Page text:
Micron Optics has been helping customers use fiber optic sensors since 1997. In that time we still hear a common thread of questions. Here are the top few:
Q: How many FBGs sensors can be on one fiber?
A: It depends on the range of measurement. For example, if the instrument (i.e., FBG interrogator) has a 160nm wavelength range, and one needs to measure strain of +/-800 microstrain at each sensor, this translates to ~2nm of wavelength range needed for each sensor. So, that's 80 sensors per fiber.
Q: Are all sensors on the fiber sampled at the same frequency?
A: Yes. All sensors are sampled simultaneously. For example, if the laser scans at 1kHz and there are 40 sensors on a fiber, one will receive 40 readings (one for each sensor) every one millisecond.
Q: How does change in wavelength get converted to engineering units like strain or temperature?
A: Each FBG sensor has a gage factor. Typical values are 1.2 picometers per microstrain and 10 picometers per degree C. Some more advanced sensor packages have a polynomial fit to cover measurements over a wide range. Calculations are made as a post processing step, or in automated real time fashion in a user interface like MOI's ENLIGHT software tool.
Q: Must you compensate for temperature when measuring strain?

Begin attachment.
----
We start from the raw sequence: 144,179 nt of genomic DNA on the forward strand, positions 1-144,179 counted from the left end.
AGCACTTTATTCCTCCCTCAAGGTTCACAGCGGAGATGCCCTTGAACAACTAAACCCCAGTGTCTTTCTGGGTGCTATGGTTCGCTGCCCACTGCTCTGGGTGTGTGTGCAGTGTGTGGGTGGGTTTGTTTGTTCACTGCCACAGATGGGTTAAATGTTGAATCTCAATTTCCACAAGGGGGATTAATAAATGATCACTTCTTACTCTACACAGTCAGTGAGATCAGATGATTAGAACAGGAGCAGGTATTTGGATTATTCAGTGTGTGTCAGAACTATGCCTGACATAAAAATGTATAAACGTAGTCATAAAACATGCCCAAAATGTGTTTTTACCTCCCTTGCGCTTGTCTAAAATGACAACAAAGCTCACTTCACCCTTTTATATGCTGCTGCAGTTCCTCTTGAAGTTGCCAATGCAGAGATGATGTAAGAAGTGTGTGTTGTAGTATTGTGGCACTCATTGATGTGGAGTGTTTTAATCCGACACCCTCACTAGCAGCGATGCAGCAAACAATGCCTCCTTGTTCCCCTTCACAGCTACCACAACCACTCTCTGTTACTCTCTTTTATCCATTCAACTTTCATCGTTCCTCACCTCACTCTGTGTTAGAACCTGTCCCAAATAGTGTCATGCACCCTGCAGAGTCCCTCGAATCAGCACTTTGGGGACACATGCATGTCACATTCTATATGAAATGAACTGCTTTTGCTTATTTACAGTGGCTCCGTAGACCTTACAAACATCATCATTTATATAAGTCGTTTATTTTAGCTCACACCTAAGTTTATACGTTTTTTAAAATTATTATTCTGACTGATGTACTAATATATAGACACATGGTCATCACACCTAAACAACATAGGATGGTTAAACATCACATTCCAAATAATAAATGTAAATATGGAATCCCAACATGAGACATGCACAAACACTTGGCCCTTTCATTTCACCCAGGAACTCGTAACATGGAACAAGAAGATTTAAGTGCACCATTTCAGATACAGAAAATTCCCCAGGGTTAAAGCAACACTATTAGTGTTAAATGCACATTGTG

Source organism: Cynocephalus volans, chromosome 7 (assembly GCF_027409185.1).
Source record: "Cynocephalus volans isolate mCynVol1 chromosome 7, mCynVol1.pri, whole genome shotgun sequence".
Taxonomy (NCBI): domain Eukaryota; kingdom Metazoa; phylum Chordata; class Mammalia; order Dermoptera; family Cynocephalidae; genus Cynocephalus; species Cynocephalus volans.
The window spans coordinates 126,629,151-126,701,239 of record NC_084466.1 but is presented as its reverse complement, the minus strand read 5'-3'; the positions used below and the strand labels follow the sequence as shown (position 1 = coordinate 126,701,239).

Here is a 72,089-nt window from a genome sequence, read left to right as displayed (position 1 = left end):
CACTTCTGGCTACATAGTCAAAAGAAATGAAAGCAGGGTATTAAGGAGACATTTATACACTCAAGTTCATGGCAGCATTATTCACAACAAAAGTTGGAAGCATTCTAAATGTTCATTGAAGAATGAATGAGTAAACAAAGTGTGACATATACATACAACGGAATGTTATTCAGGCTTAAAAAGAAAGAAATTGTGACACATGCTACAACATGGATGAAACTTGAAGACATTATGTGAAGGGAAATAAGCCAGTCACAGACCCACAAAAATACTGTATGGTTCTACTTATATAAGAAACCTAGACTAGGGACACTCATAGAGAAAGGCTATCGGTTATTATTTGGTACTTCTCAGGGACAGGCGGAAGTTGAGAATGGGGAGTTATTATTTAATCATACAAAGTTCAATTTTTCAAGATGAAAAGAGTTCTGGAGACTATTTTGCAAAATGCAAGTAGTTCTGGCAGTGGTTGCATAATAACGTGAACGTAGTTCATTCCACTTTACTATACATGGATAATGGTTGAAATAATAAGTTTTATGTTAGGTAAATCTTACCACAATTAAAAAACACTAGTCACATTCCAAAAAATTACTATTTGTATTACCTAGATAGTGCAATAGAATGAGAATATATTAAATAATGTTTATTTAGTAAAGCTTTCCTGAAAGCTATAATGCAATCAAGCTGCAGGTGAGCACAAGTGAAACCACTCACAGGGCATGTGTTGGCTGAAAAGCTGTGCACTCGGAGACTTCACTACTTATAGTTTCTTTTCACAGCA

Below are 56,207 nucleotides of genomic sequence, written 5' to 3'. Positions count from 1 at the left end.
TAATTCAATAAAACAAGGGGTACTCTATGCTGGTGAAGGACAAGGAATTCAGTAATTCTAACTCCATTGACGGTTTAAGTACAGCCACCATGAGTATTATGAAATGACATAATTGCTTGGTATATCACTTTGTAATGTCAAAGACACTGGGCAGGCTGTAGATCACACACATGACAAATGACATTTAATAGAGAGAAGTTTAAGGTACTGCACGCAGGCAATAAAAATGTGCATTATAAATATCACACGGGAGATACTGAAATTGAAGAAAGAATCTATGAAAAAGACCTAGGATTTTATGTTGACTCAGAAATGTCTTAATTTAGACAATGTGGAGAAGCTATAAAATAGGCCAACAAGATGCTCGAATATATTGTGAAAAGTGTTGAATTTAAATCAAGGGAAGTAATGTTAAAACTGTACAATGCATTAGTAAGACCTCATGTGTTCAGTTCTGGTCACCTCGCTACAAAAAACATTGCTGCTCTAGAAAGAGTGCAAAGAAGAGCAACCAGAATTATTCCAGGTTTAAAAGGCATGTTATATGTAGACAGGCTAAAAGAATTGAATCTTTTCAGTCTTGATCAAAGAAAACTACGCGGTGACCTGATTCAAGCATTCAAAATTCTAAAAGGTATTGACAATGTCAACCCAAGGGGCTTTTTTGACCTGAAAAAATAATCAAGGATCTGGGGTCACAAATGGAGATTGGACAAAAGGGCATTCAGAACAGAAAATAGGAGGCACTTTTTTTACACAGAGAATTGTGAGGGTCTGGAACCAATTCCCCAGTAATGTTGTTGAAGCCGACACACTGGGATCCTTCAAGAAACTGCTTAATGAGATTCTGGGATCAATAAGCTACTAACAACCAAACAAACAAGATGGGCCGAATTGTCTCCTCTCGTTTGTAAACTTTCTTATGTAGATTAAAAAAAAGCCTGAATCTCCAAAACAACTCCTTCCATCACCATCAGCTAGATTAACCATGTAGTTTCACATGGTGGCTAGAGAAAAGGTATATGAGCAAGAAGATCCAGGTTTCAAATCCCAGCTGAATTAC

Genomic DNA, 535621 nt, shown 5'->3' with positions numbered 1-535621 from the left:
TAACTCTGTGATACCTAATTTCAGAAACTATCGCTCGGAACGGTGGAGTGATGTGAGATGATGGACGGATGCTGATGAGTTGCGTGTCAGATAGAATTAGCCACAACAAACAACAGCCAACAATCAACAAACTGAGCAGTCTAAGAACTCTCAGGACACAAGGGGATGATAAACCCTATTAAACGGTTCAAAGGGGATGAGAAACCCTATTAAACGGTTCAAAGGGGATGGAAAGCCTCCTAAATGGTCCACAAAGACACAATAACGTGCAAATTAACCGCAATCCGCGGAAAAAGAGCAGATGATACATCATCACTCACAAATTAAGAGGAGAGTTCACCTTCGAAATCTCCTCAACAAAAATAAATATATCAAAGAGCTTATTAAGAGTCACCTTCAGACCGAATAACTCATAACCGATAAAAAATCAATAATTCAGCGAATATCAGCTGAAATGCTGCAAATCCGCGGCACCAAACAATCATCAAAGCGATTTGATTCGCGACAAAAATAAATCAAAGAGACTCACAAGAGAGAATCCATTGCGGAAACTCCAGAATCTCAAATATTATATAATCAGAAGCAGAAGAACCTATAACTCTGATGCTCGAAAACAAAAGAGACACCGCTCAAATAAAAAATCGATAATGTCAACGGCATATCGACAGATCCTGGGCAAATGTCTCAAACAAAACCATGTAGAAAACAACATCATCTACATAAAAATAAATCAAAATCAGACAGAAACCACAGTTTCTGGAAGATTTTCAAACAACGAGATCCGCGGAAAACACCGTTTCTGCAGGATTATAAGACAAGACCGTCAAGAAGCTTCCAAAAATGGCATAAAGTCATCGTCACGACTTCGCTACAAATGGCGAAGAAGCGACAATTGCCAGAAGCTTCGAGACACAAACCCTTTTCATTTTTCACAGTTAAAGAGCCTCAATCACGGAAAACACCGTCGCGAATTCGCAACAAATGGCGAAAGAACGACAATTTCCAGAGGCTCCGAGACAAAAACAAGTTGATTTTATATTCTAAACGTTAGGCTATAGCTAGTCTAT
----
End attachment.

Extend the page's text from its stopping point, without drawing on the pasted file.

A: Usually, yes. In some cases the temperature change during the measurement is negligible, but in many applications -- especially long term applications -- strain and temperature FBGs are used together. The arithmetic essentially involves subtracting temperature induced wavelength changes from those that were induced by both temperature and strain, yielding a pure strain measurement.
Q: Won't the FBG sensors and fibers break when I'm handling them?
A: Probably not. Optical fiber is tough stuff, and packaged sensors have ever improving fiber protection (e.g., buffer tubes) and strain relief (e.g., rubber boots). Handling FBG sensors is not so different from handing foil strain gages. Similar care ensures excellent results.
Q: How can I make fiber optic connections in the field?
A: There are three main choices: Use a low cost field splice instrument. These are small, battery powered devices that are amazingly easy to use. Strip, clean and cleave the fiber, and the splicer makes the alignment and uses an arc to weld the ends together. A splice sleeve covers and protects the joint. The second method is to use fiber optic connectors. In the field, these would be housed in a junction box or otherwise protected from the elements. The third option is to avoid field connections and make the fiber array assemblies in advance. All work well, it just depends on the application and conditions on site.
Q: Do I really have to clean connectors every time I make a connection?
A: Yes. Buy and use a proper connector cleaner. Good connector hygiene will save time in the long run.